Imagine losing your partner when they were just 47. Imagine losing your dad before you could go for a pint with him, or before he could walk you down the aisle, knowing he will never see your children. Then imagine feeling unable to talk about it. Imagine feeling too fearful of judgement.
This was life for Lisa and her two children, Charlotte and Tom, after Stephen died from lung cancer.
“I can remember exactly the moment I decided to stop telling people Stephen died of lung cancer. I can remember it like it was yesterday.
I went to the bank to change our account. It was a joint account and we weren’t ‘joint’ anymore. It’s amazing how something so practical can be so hard to do. It was further proof that I was on my own now. I wasn’t part of a team anymore. It was just me.
The woman at the bank was going through the details on Stephen’s death certificate. She then looked up at me and said those three loaded words I’d heard before – ‘Did he smoke then?’ It’s not just the words, it’s the tone that question is asked with. It’s the look that goes with it, that belittling look that screams – well what did you expect?
I did what I always did; I tried to justify the situation. I explained he had been, starting when he was still at school, like many people did, but that he had given up. But that look didn’t fade. The judgement didn’t pass. All I got by way of a reply was hmm.Many people affected by lung cancer face the stigma of the disease
It was in that moment when I decided I was not going to put myself in that situation again. From that moment on, Stephen died of cancer and I prayed that people wouldn’t go on to ask what kind. I was not going to let people who had no idea whatever what kind of person Stephen was judge him. I was not going to let his death dictate what people think of him.
Because Stephen was so full of life. He loved people and people loved him. Everyone who knew him has a Stephen story. I have countless. One of my favourites is our first Christmas together as a couple. I remember saying how lovely it would be to have a real Christmas tree. Problem was, there were none for sale near where we lived and I didn’t think it would fit in my car, a mini and Stephen just had push bike! One evening, I heard him ringing his bell. I looked out the window and there he was with a 5ft tree tied to his back. He’d ridden six-miles home like that with everyone taking the mickey out of him. But he didn’t care. He knew it would make me happy and that’s all he wanted to do.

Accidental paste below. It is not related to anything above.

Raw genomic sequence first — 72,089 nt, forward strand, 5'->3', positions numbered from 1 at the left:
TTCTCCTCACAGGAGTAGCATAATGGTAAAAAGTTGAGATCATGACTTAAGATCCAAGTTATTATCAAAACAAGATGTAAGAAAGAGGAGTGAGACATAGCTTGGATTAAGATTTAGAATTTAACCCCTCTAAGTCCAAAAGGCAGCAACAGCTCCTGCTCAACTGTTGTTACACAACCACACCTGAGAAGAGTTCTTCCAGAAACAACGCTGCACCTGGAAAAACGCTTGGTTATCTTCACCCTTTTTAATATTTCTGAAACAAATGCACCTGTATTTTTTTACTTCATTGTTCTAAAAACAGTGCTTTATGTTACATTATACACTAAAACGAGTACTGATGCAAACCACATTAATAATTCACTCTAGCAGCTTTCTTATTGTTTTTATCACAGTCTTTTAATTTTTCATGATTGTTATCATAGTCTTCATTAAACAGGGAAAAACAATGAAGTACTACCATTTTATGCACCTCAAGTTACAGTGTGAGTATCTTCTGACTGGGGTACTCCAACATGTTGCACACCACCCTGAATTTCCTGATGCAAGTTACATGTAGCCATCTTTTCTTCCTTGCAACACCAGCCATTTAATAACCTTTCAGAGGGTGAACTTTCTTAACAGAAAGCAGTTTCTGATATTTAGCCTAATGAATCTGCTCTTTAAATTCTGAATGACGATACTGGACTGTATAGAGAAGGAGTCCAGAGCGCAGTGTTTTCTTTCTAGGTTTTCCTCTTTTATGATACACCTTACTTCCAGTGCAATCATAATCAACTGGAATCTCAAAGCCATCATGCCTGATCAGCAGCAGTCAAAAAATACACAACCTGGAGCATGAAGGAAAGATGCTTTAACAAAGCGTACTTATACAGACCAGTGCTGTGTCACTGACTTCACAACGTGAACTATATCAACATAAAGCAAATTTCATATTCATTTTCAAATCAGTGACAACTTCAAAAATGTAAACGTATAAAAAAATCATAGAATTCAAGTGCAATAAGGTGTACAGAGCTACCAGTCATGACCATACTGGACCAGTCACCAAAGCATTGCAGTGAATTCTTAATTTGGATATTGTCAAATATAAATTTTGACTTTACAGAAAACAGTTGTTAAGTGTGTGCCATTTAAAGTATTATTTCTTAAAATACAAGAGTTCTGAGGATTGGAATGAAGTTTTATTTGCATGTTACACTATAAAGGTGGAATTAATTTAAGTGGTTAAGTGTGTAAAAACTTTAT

A few years later, I was given the opportunity to travel overseas with work. There was no question of him putting up obstacles; he just did everything he could to support me. We were a team and we overcame everything together. But when it came to the hardest challenge I’ve ever faced, he wasn’t able to help.
He’d had a dry cough for a while and had gone for a scan but was told they couldn’t see anything. They thought it might be adult asthma. He was due to have a follow up scan but, before he’d even made it to that appointment, he’d already been diagnosed with terminal lung cancer.
He gone to work, saying he didn’t feel too good. Tom, our then 15-year-old son, was trying to have a conversation with him but Stephen didn’t seem to understand what Tom was saying. He sat smiling distant and confused.
I thought he had had a stroke. I called an ambulance and he was taken to A&E. That’s when we found out there were tumours in his brain but the consultant didn’t think they were primary. We eventually found out it was lung cancer in the most insensitive of ways; a nervous, young doctor just blurted it out – well, of course, you know it’s lung cancer – in front of me, the kids and my mum.
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The next four months were a blur. That’s how long we got together after he was diagnosed. Four months. Stephen never talked about it. He refused to engage with any palliative nurses; they wanted to discuss his death, which, to him, was never going to happen. He didn’t have time to come to terms with it and so never had the opportunity to say goodbye to me, our children or his family, the loving messages for the future I know he would have said. None of us had time, it was so fast, too fast.
It been a long process and, to be honest, I’ve still not come to terms with it but I’m not ashamed or fear people’s reaction anymore.
Now I’m angry. I’m angry and indignant about that kind of attitude. Why is it only lung cancer that prompts such disapproving, unsympathetic reactions? What gives anyone the right to cast that kind of judgement on a man they never met? How can they define him by one tiny piece of information? Stephen was everything to me, everything to our children, loved by so many people.
That’s why I’m so pleased I’ve found Roy Castle Lung Cancer Foundation; they’ve given me the confidence to talk more openly about lung cancer. And now here I am, putting myself out there, sharing my story, posting about my fundraising efforts on Facebook. If you don’t like it, tough, move on and don’t bother to pass comment. Stephen is defined by how he lived, not how he died. If you’d like to know more about lung cancer, if you’d like to know about the people it affects, then talk to me. Talk to Roy Castle Lung Cancer Foundation.
“I’m ashamed to say I knew absolutely nothing about lung cancer before Stephen’s diagnosis. Why would I need to know? Don’t make the same mistake. Don’t think you’re immune. And, above all, don’t make a snap judgement if someone shares their story.”